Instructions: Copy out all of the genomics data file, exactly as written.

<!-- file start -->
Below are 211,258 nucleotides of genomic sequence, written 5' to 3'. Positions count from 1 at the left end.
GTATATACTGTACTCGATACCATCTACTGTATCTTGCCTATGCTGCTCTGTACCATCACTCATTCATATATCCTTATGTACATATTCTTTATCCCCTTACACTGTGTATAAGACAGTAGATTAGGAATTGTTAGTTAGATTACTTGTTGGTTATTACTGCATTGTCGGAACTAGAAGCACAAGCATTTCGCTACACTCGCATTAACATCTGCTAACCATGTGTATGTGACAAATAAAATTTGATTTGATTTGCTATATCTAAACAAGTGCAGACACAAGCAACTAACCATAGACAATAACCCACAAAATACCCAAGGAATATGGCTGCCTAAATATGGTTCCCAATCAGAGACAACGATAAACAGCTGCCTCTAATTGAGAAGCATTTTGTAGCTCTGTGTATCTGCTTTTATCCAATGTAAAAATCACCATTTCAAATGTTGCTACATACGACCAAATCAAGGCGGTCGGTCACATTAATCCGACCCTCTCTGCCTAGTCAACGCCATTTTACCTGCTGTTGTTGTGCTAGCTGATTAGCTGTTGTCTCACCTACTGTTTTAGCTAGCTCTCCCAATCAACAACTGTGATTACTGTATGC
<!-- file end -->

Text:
Below are 211,258 nucleotides of genomic sequence, written 5' to 3'. Positions count from 1 at the left end.
GTATATACTGTACTCGATACCATCTACTGTATCTTGCCTATGCTGCTCTGTACCATCACTCATTCATATATCCTTATGTACATATTCTTTATCCCCTTACACTGTGTATAAGACAGTAGATTAGGAATTGTTAGTTAGATTACTTGTTGGTTATTACTGCATTGTCGGAACTAGAAGCACAAGCATTTCGCTACACTCGCATTAACATCTGCTAACCATGTGTATGTGACAAATAAAATTTGATTTGATTTGCTATATCTAAACAAGTGCAGACACAAGCAACTAACCATAGACAATAACCCACAAAATACCCAAGGAATATGGCTGCCTAAATATGGTTCCCAATCAGAGACAACGATAAACAGCTGCCTCTAATTGAGAAGCATTTTGTAGCTCTGTGTATCTGCTTTTATCCAATGTAAAAATCACCATTTCAAATGTTGCTACATACGACCAAATCAAGGCGGTCGGTCACATTAATCCGACCCTCTCTGCCTAGTCAACGCCATTTTACCTGCTGTTGTTGTGCTAGCTGATTAGCTGTTGTCTCACCTACTGTTTTAGCTAGCTCTCCCAATCAACAACTGTGATTACTGTATGC